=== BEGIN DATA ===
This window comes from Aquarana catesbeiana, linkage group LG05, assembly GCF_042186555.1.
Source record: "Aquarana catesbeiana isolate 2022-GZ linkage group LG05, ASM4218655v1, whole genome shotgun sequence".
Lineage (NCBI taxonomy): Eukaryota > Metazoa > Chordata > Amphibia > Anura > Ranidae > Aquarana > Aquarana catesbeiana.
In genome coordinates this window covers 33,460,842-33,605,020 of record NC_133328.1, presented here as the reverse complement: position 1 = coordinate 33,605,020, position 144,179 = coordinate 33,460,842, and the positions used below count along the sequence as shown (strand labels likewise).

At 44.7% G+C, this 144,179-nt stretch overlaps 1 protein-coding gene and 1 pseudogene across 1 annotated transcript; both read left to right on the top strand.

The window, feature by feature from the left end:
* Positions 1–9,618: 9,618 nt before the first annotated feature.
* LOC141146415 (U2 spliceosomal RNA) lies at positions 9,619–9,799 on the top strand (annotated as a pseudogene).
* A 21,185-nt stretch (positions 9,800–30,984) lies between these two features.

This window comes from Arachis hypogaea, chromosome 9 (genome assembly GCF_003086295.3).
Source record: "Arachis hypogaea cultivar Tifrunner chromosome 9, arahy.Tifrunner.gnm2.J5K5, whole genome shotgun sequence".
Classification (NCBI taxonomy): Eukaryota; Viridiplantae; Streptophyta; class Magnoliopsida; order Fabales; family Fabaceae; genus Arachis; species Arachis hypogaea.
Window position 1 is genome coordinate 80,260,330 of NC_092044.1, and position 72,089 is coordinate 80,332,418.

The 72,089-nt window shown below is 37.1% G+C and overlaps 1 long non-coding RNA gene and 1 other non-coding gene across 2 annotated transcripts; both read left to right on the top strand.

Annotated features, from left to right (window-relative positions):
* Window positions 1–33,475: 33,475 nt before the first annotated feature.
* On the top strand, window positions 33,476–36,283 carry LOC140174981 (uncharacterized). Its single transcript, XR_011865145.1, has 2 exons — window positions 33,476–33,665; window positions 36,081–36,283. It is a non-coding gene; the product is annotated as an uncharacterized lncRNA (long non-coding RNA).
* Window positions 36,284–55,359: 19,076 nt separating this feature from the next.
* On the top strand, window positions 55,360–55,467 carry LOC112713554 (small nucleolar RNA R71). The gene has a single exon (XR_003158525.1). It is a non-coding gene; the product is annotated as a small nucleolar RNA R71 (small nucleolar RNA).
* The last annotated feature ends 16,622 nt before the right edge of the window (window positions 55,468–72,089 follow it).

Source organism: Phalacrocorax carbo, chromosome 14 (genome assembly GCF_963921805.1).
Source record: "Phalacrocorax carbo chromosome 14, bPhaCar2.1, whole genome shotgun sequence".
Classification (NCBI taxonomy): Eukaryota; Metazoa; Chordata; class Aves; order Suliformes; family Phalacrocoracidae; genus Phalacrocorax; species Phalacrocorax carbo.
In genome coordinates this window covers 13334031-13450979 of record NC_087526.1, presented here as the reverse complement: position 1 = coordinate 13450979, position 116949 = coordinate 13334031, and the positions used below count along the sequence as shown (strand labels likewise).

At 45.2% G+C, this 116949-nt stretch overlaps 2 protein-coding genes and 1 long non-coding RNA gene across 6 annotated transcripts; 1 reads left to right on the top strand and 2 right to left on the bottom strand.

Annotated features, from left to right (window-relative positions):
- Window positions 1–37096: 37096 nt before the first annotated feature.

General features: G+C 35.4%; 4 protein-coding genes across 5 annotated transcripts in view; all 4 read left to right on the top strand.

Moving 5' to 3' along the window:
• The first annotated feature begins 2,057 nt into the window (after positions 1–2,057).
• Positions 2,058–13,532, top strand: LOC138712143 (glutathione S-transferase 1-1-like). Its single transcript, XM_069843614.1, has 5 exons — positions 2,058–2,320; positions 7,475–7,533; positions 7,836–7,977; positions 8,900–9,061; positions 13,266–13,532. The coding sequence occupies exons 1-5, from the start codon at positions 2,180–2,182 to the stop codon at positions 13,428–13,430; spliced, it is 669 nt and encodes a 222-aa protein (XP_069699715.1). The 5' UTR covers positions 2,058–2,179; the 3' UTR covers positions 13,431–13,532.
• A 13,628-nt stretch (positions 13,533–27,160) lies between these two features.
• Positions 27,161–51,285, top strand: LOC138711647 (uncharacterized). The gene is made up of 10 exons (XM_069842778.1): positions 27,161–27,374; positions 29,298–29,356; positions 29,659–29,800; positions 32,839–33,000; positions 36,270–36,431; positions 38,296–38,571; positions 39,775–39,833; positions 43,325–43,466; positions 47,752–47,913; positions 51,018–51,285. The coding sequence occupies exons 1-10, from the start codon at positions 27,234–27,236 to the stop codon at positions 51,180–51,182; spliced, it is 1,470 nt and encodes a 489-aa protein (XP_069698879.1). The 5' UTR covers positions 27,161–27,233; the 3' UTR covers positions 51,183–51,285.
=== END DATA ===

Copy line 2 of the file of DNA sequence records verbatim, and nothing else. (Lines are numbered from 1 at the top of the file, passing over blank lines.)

Source record: "Aquarana catesbeiana isolate 2022-GZ linkage group LG05, ASM4218655v1, whole genome shotgun sequence".